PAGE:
Redemption of Gazprom’s ruble bonds would be by default: Japan Bank


Japan Bank for International Cooperation (JBIC) offers guarantees for approximately 65 billion yen ($550 million) of yen-denominated samurai bonds

Russia’s Gazprom will likely be considered default on its debt if it redeems yen-denominated samurai bonds in rubles, Tadashi Maeda, governor of the state-affiliated Japan Bank for International Cooperation (JBIC), said on Wednesday. .

In March 2021, JBIC is offering guarantees for about 65 billion yen ($550 million) of yen-denominated samurai bonds issued by Gazprom, Maeda told parliament.

The economic cost of Russia’s assault on Ukraine was on full display as Vladimir Putin’s sanctions-ravaged government was on the brink of its first international default since the Bolshevik Revolution.

Moscow had to pay $117 million in interest on two dollar-denominated sovereign bonds it sold in 2013 meant even seasoned investors had to guess what might happen.

One described it as the most closely watched government debt payment since Greece defaulted at the height of the eurozone crisis. Others said an emergency “grace period” that gives Russia an extra 30 days to make the payment could drag the saga out.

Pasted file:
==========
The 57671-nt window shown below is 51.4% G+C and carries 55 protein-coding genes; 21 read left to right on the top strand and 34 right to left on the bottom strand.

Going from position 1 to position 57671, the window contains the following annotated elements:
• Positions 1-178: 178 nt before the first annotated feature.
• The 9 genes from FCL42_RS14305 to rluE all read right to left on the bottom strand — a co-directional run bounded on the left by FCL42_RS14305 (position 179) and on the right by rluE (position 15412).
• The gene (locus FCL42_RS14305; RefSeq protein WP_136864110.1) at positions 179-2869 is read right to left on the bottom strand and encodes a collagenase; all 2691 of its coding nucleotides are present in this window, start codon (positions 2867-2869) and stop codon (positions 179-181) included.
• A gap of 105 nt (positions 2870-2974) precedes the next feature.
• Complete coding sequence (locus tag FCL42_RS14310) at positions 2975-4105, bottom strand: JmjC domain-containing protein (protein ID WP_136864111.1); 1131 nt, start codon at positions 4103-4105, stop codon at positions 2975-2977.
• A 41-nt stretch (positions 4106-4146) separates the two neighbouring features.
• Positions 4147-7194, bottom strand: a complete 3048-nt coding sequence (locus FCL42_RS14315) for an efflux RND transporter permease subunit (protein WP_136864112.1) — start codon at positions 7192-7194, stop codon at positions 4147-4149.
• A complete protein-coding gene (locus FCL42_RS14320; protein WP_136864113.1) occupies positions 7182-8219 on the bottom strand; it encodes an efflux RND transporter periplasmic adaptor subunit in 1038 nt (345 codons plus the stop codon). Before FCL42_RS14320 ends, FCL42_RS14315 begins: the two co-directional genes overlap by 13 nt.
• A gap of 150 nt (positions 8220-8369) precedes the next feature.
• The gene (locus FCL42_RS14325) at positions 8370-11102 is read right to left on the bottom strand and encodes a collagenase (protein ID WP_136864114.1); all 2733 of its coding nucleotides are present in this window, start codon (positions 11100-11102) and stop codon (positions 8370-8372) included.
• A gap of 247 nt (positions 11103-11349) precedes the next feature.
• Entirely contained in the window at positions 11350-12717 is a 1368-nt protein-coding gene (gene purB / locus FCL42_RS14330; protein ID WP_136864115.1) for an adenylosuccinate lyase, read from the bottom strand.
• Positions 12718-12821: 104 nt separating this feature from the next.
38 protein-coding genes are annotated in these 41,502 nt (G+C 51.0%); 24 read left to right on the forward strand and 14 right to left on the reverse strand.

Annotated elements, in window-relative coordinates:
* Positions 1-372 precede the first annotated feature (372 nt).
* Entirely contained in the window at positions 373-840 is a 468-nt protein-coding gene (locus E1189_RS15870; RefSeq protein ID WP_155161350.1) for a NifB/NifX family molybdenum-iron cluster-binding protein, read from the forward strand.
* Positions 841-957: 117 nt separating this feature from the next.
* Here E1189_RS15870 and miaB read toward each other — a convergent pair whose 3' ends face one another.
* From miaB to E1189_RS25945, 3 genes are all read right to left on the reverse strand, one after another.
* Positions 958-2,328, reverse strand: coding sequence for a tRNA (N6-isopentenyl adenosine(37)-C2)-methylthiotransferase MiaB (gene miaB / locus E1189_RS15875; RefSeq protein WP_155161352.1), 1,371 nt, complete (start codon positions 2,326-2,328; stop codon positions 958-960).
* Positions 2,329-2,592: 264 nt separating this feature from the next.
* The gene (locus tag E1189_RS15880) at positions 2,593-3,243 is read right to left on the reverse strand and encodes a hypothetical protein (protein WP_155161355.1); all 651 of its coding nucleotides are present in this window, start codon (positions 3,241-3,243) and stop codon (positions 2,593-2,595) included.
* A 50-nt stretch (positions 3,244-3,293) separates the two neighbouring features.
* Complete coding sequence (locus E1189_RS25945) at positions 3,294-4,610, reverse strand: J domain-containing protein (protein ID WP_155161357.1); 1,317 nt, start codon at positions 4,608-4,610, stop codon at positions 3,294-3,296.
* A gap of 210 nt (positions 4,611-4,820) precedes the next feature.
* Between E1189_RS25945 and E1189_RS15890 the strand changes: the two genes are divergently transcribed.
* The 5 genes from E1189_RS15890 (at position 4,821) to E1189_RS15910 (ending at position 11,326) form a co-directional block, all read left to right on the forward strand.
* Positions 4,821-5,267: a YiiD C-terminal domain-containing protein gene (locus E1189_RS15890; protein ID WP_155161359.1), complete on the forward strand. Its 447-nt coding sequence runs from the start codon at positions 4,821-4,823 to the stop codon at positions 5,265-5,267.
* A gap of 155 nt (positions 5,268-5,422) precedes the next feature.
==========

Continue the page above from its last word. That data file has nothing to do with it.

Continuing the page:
“The problem with defaults is that they are never clear and this is no exception,” said Guido Chamorro, emerging markets portfolio manager at Pictet.

“There’s a grace period, so we won’t really know if it’s a default or not until April 15,” he said, referring to the situation if no coupon payments is not performed. “Anything can happen during the grace period.”

A default on Russian public debt was unthinkable until what Putin called a “special military operation” in Ukraine began in late February.

It had nearly $650 billion in foreign exchange reserves, coveted investment-grade credit ratings from S&P Global, Moody’s and Fitch, and made hundreds of millions of dollars a day selling its oil and gas to skyrocketing prices.

  • Reuters, with additional editing by George Russell

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george russell

George Russell is a Hong Kong-based freelance writer and editor who has lived in Asia since 1996. His work has appeared in the Financial Times, Wall Street Journal, Bloomberg, New York Post, Variety, Forbes, and South China Morning Post. . .

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